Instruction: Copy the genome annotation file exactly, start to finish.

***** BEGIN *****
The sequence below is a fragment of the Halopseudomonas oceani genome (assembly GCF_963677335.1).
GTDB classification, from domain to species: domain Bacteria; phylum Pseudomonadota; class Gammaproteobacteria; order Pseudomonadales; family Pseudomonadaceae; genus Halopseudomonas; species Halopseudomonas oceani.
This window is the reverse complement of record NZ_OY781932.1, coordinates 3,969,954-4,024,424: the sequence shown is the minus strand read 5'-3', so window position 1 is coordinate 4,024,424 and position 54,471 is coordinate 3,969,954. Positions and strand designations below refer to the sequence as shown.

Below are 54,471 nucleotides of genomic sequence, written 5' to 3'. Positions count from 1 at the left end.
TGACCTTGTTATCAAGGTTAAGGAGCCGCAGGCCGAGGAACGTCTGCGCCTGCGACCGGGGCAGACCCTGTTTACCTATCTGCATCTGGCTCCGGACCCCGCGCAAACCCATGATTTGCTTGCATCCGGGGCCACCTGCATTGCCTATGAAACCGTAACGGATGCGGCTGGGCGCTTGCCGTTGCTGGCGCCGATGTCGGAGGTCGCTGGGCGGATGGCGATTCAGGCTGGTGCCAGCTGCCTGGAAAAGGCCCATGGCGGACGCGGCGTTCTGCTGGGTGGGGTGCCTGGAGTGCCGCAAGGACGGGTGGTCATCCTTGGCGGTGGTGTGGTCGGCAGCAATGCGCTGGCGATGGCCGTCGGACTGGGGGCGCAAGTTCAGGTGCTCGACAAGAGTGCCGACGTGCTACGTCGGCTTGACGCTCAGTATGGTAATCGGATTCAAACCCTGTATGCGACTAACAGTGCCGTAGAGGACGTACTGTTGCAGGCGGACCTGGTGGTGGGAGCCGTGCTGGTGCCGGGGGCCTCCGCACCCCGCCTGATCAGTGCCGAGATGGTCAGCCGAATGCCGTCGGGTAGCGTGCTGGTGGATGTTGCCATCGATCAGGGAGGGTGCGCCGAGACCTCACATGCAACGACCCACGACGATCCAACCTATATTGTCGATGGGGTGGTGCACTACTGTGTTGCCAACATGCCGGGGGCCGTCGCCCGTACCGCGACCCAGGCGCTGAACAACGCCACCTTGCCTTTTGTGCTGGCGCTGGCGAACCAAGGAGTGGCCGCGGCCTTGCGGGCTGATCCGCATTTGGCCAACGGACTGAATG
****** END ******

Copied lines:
The sequence below is a fragment of the Halopseudomonas oceani genome (assembly GCF_963677335.1).
GTDB classification, from domain to species: domain Bacteria; phylum Pseudomonadota; class Gammaproteobacteria; order Pseudomonadales; family Pseudomonadaceae; genus Halopseudomonas; species Halopseudomonas oceani.
This window is the reverse complement of record NZ_OY781932.1, coordinates 3,969,954-4,024,424: the sequence shown is the minus strand read 5'-3', so window position 1 is coordinate 4,024,424 and position 54,471 is coordinate 3,969,954. Positions and strand designations below refer to the sequence as shown.

Below are 54,471 nucleotides of genomic sequence, written 5' to 3'. Positions count from 1 at the left end.
TGACCTTGTTATCAAGGTTAAGGAGCCGCAGGCCGAGGAACGTCTGCGCCTGCGACCGGGGCAGACCCTGTTTACCTATCTGCATCTGGCTCCGGACCCCGCGCAAACCCATGATTTGCTTGCATCCGGGGCCACCTGCATTGCCTATGAAACCGTAACGGATGCGGCTGGGCGCTTGCCGTTGCTGGCGCCGATGTCGGAGGTCGCTGGGCGGATGGCGATTCAGGCTGGTGCCAGCTGCCTGGAAAAGGCCCATGGCGGACGCGGCGTTCTGCTGGGTGGGGTGCCTGGAGTGCCGCAAGGACGGGTGGTCATCCTTGGCGGTGGTGTGGTCGGCAGCAATGCGCTGGCGATGGCCGTCGGACTGGGGGCGCAAGTTCAGGTGCTCGACAAGAGTGCCGACGTGCTACGTCGGCTTGACGCTCAGTATGGTAATCGGATTCAAACCCTGTATGCGACTAACAGTGCCGTAGAGGACGTACTGTTGCAGGCGGACCTGGTGGTGGGAGCCGTGCTGGTGCCGGGGGCCTCCGCACCCCGCCTGATCAGTGCCGAGATGGTCAGCCGAATGCCGTCGGGTAGCGTGCTGGTGGATGTTGCCATCGATCAGGGAGGGTGCGCCGAGACCTCACATGCAACGACCCACGACGATCCAACCTATATTGTCGATGGGGTGGTGCACTACTGTGTTGCCAACATGCCGGGGGCCGTCGCCCGTACCGCGACCCAGGCGCTGAACAACGCCACCTTGCCTTTTGTGCTGGCGCTGGCGAACCAAGGAGTGGCCGCGGCCTTGCGGGCTGATCCGCATTTGGCCAACGGACTGAATG